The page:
A recently discovered link between a common form of cancer and bowel disease is giving medical researchers insight into how to treat illness. Experimental animals with an analogue to human ulcerative colitis showed signs of reversal when given a drug called imatinib that has been used for some time to treat leukemia. The drug doesn’t directly repair damaged tissue, but it alleviates inflammation so that the colon can heal faster and more completely.
This treatment approach is based on the fact that a major contributing factor to the development of colitis—a chronic inflammatory bowel disease in which the colon is damaged and inflamed, leading to bleeding, cramping, pain, and weight loss—is a missing or malfunctioning gene whose primary function is tumor suppression. Many colitis patients go on to develop colorectal cancer. Imatinib supplies a substitute for the tumor suppressor gene, alleviating inflammation and helping lower cancer risk.
This is only the beginning of a line of investigation that could result in more effective treatment for colitis, or possibly even a full cure. That is particularly good news for people with one or more of the risk factors for colitis. The disease usually strikes people under age 30, but there’s no safe age and it can develop in patients who are over 60. Because colitis has a genetic component, people with a family history of the disease are more likely to develop it themselves. Certain acne medications also seem to be linked with colitis, though which ones and to what extent is not clear.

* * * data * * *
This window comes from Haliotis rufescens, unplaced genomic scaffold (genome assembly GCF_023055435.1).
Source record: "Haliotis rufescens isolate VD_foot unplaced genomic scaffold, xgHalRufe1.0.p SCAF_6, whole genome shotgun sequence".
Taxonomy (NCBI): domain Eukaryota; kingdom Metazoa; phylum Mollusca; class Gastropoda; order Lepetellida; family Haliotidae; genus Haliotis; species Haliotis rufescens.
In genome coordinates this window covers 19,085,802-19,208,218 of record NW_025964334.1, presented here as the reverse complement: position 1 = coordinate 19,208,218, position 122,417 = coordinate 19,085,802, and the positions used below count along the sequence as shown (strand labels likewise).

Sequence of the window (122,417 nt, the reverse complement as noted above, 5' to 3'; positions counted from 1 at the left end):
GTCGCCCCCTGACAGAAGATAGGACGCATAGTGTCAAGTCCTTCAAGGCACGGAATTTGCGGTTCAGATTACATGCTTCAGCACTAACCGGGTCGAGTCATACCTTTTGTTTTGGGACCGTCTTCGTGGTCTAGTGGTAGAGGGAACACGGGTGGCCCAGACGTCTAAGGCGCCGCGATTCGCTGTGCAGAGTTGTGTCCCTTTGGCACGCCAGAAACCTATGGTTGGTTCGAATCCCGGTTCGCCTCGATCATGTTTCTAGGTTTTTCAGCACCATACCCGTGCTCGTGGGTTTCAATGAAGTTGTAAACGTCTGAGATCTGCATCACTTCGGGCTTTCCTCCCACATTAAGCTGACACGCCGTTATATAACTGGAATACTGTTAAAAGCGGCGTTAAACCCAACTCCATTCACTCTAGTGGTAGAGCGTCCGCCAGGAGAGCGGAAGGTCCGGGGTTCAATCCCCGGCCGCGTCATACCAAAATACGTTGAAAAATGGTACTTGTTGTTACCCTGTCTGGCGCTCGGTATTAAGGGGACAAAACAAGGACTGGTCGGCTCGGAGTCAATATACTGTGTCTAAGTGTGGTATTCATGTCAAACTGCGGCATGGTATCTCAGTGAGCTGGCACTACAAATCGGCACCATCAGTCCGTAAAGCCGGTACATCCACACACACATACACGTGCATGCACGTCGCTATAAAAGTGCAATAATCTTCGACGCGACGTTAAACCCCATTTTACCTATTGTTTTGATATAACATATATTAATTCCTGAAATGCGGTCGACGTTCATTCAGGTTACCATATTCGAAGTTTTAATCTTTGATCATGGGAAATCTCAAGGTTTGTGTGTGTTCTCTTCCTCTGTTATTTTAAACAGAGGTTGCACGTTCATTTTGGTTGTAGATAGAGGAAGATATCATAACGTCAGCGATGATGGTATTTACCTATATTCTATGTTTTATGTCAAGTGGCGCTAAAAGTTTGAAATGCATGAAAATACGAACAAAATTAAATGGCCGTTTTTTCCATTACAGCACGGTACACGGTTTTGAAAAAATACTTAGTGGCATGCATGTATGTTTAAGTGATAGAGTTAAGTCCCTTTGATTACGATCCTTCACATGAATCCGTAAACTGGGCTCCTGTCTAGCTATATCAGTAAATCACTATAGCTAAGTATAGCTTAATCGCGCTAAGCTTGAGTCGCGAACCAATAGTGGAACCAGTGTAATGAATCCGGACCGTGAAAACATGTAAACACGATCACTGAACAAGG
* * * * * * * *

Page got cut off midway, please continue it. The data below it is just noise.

In addition to colon cancer, people with colitis are prone to developing kidney stones, osteoporosis, and sometimes fatal complications in the colon itself. These risks can be minimized with treatment, however. Current treatments include corticosteroids to reduce inflammation as well as other drugs that can help heal the colon. Immune suppressant medications are also sometimes prescribed for medication. In severe cases, surgery may be needed.